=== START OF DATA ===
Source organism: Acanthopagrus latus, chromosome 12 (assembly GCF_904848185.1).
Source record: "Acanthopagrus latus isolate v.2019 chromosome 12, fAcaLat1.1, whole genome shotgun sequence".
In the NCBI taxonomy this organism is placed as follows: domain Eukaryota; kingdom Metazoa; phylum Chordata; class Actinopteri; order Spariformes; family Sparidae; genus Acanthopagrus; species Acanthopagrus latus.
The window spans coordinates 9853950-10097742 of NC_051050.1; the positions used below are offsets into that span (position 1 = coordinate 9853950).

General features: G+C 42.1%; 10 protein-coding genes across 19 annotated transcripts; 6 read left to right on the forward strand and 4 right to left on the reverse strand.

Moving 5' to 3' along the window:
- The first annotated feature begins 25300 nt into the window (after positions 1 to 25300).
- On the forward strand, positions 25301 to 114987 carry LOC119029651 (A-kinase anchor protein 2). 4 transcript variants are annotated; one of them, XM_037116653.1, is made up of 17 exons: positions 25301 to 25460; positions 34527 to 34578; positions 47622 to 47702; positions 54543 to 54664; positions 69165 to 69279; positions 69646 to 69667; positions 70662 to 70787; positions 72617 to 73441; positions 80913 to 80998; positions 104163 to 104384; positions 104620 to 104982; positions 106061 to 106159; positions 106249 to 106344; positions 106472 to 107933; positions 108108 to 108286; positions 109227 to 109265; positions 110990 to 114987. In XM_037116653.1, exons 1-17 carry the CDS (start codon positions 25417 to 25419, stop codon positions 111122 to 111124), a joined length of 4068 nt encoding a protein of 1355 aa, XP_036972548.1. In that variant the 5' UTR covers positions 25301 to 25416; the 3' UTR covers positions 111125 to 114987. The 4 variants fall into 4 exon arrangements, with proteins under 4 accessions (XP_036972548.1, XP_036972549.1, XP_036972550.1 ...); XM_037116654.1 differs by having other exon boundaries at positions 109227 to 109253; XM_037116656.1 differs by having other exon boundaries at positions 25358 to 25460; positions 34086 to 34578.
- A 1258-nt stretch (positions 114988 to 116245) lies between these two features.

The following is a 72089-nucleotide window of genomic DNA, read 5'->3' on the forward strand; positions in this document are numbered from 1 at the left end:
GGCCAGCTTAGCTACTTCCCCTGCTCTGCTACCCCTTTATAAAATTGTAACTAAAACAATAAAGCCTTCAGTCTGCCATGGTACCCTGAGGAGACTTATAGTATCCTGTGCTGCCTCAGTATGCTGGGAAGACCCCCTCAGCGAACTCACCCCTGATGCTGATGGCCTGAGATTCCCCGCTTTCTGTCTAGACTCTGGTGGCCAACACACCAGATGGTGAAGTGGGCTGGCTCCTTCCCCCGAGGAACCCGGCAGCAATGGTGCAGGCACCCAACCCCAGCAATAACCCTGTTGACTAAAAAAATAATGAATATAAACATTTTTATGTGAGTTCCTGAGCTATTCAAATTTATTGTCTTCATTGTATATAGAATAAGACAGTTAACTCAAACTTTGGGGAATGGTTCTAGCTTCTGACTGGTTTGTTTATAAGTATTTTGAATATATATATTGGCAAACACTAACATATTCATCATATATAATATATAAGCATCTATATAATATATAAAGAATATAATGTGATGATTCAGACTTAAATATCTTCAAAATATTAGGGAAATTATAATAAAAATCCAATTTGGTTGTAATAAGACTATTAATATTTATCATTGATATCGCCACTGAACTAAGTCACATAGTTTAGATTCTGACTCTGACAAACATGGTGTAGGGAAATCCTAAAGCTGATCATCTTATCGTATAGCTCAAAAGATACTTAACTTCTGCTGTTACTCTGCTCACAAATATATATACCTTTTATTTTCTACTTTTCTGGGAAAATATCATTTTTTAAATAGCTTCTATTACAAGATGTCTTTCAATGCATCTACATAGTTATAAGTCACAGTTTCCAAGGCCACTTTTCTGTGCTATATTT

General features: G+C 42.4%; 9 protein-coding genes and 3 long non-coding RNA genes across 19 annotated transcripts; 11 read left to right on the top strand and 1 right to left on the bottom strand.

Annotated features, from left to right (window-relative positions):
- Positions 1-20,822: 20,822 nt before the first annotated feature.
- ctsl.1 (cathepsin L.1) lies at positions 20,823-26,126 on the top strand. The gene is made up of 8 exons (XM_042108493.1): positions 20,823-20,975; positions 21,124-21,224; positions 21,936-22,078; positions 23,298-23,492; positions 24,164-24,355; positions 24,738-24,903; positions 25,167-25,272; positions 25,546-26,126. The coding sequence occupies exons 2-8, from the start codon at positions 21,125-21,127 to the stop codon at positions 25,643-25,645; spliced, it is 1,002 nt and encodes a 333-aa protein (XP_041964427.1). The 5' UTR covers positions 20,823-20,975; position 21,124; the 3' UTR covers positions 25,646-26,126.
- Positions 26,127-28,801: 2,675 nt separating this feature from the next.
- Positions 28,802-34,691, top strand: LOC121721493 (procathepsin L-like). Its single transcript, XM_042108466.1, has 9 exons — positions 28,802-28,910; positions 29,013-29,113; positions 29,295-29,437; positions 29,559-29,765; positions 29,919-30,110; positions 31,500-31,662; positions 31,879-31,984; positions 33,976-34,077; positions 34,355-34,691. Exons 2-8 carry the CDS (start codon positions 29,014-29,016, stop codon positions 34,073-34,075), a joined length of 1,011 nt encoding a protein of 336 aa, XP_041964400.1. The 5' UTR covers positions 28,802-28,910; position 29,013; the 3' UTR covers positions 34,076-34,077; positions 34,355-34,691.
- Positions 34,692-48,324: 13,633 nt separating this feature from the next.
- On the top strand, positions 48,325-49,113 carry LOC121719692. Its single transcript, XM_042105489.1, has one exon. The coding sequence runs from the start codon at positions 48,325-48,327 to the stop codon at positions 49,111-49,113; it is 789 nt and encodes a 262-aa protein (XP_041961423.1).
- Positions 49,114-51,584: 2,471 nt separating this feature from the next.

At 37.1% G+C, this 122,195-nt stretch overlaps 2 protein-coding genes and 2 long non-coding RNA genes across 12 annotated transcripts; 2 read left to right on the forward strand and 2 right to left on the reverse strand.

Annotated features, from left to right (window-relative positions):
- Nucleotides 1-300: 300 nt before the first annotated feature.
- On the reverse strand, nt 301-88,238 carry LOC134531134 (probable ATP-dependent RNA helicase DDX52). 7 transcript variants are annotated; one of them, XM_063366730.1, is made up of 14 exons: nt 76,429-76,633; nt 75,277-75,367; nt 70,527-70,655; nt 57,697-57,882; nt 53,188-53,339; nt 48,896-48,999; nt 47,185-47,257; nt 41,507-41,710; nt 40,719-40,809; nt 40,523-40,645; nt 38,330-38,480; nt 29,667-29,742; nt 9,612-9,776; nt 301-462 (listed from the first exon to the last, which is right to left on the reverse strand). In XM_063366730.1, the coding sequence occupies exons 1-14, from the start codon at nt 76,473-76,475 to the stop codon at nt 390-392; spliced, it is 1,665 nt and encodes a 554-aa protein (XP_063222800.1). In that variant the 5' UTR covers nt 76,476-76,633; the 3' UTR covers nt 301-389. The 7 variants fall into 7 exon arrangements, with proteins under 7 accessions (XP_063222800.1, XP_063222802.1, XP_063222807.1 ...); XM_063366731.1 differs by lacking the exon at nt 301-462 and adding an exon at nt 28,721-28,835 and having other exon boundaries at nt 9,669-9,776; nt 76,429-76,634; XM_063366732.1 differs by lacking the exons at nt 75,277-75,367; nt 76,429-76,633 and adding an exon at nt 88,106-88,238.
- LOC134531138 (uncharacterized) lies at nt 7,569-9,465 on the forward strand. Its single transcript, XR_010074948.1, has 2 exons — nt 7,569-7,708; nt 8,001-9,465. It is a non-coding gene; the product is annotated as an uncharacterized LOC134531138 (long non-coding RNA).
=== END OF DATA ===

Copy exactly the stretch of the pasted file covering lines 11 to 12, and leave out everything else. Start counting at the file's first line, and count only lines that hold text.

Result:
GGCCAGCTTAGCTACTTCCCCTGCTCTGCTACCCCTTTATAAAATTGTAACTAAAACAATAAAGCCTTCAGTCTGCCATGGTACCCTGAGGAGACTTATAGTATCCTGTGCTGCCTCAGTATGCTGGGAAGACCCCCTCAGCGAACTCACCCCTGATGCTGATGGCCTGAGATTCCCCGCTTTCTGTCTAGACTCTGGTGGCCAACACACCAGATGGTGAAGTGGGCTGGCTCCTTCCCCCGAGGAACCCGGCAGCAATGGTGCAGGCACCCAACCCCAGCAATAACCCTGTTGACTAAAAAAATAATGAATATAAACATTTTTATGTGAGTTCCTGAGCTATTCAAATTTATTGTCTTCATTGTATATAGAATAAGACAGTTAACTCAAACTTTGGGGAATGGTTCTAGCTTCTGACTGGTTTGTTTATAAGTATTTTGAATATATATATTGGCAAACACTAACATATTCATCATATATAATATATAAGCATCTATATAATATATAAAGAATATAATGTGATGATTCAGACTTAAATATCTTCAAAATATTAGGGAAATTATAATAAAAATCCAATTTGGTTGTAATAAGACTATTAATATTTATCATTGATATCGCCACTGAACTAAGTCACATAGTTTAGATTCTGACTCTGACAAACATGGTGTAGGGAAATCCTAAAGCTGATCATCTTATCGTATAGCTCAAAAGATACTTAACTTCTGCTGTTACTCTGCTCACAAATATATATACCTTTTATTTTCTACTTTTCTGGGAAAATATCATTTTTTAAATAGCTTCTATTACAAGATGTCTTTCAATGCATCTACATAGTTATAAGTCACAGTTTCCAAGGCCACTTTTCTGTGCTATATTT

General features: G+C 42.4%; 9 protein-coding genes and 3 long non-coding RNA genes across 19 annotated transcripts; 11 read left to right on the top strand and 1 right to left on the bottom strand.